Kevin Rudd has done it again – and I believe is to be commended for it. Today, at Parliament House, the Australian PM apologised to the ‘Forgotten Australians’ for the pain inflicted on them by tortuous and abusive treatment when they were forcibly moved to Australia over forty years ago. All indications are that the British PM, Gordon Brown, will apologise in the New Year – a move which was made easier today by the first stage of the process taking place – a visit to the British High Commission by some of the survivors. When Rudd came to office he also issued a national apology to the Aborigines – another brave and welcome move. Last week, Gordon Brown apologised to Mrs Janes for the way she had been hurt by his letter to her after her son Jamie Janes, death in Afghanistan. Mrs Janes was (in my view) shamelessly and cruelly manipulated by The Sun newspaper – but no apology from them?
Why do we so often find it hard to apologise? Is it because we have created a society and culture where acceptance of making a mistake equates to admission of weakness? And why is it that we expect out leaders to be perfect? I think the ability to accept when you get it wrong and to learn from it is an indication of a growth in maturity and leadership ability – not a bar from leadership. We often call for apologies from our leaders, then we get them, cry out that their mistakes make them unfit to lead. Why? Which human being hasn’t made a mistake? Which one of us grows without failing? I know I don’t.
Maybe we find apologies hard because we feel like we always have to get it right. Maybe we find them hard because we actually belief we never make mistakes! Maybe we find them hard, though, because we have allowed ourselves to fall into the trap of thinking failure is fatal. If it is, then we are all doomed. Failing to learn is fatal – and if we have created a culture (politically, socially, educationally or spiritually) where we disdain failure and turn our backs on those who get it wrong, then we would have barred some of the greatest and most wonderful men and women from ever achieving. This isn’t just a sociological or political point – it’s a deeply theological one too. Abraham, Isaac, Jacob, Joseph, David, Hezekiah, Moses, Paul, Peter, Andrew, Mary Magdalene, Euodia, Syntache – the list is endless. People who have never failed have never lived.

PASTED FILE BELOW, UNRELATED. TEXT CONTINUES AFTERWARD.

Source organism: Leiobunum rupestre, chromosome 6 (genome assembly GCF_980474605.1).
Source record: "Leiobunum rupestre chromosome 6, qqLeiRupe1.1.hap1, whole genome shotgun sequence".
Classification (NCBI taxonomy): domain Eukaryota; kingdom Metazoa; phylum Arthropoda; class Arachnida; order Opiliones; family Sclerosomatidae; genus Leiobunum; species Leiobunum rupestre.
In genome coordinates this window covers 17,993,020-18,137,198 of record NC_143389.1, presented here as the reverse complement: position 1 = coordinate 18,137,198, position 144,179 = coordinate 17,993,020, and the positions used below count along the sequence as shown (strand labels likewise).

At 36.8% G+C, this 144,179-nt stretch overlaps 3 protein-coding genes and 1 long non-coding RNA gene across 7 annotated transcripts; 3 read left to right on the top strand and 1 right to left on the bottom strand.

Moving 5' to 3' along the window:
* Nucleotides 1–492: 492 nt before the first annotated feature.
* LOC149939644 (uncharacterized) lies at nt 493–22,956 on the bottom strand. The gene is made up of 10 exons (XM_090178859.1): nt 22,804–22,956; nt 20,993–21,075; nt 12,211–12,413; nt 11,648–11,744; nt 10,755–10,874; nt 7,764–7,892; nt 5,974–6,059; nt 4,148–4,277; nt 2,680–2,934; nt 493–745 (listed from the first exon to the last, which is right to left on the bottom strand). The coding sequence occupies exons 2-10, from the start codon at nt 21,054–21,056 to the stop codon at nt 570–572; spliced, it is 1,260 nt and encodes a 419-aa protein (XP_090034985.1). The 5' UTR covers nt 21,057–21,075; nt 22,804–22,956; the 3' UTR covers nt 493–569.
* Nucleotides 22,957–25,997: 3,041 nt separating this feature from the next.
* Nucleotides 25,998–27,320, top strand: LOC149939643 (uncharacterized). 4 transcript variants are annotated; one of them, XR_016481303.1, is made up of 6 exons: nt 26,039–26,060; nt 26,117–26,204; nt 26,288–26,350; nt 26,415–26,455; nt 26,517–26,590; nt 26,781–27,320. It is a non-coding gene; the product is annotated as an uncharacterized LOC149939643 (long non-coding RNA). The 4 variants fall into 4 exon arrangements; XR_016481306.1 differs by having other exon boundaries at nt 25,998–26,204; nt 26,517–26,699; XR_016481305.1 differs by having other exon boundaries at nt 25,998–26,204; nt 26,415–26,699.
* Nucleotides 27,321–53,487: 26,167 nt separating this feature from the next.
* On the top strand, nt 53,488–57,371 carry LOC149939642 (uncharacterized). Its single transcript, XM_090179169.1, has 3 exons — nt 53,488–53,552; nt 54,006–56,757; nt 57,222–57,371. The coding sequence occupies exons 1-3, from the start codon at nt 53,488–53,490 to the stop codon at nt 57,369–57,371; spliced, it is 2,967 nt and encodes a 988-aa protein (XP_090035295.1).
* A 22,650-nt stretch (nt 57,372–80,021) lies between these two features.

I don’t need to look too far down my own history and track record to see mistakes and failures. But if we let them, every one will make us better people – more able to lead, stronger, clearer and with increased integrity. Apologies may be bad for our egos – but maybe what is bad for our ego is sometimes good for our soul? I’d rather have a leader who was able to say sorry when it mattered than a leader who never felt the need to say sorry at all. But maybe we are to blame for the fear of apologies (both within and out with the Church) after all, cultures and moods are not created by others – they are created (and maintained) by us.
All this apology thinking got me thinking too – and led me to some pretty challenging questions. What could or should we, as a nation, apologise for? Our role in crusades? The Highland clearances? The failure to support the Irish in the Great famine? The way we marginalise some asylum seekers? Exploitation of an underclass? Bloody Sunday? Miscarriages of justice? We could debate all those things till the cows come home.
What about the Church? Have we anything to say sorry for? Exclusivity? Behaving like a club for the privileged few instead of a family for the forgotten? Failing to practise what we preach? Ignoring the cries of the poor in our communities? Self-righteous aggrandisement of our own little empires at the expense of God’s Kingdom? Talking about Jesus but not living like Him? Permitting discipleship to become something that we think we learn in our heads without it affecting our wallets and hands and feet? Again, the list could go on and on.
But perhaps the most important question – the greatest challenge we have to face is not the question of governments, national identities and the responsibilities of ‘The Church’ but the piercing question that we are each confronted with in the darkness of the night and the cold light of dawn – in what ways have I failed to love God with all my heart and mind soul and strength and my neighbour as myself. The journey toward a genuinely open approach to apologies, repentance and humility doesn’t start somewhere else, I think. It starts in my heart.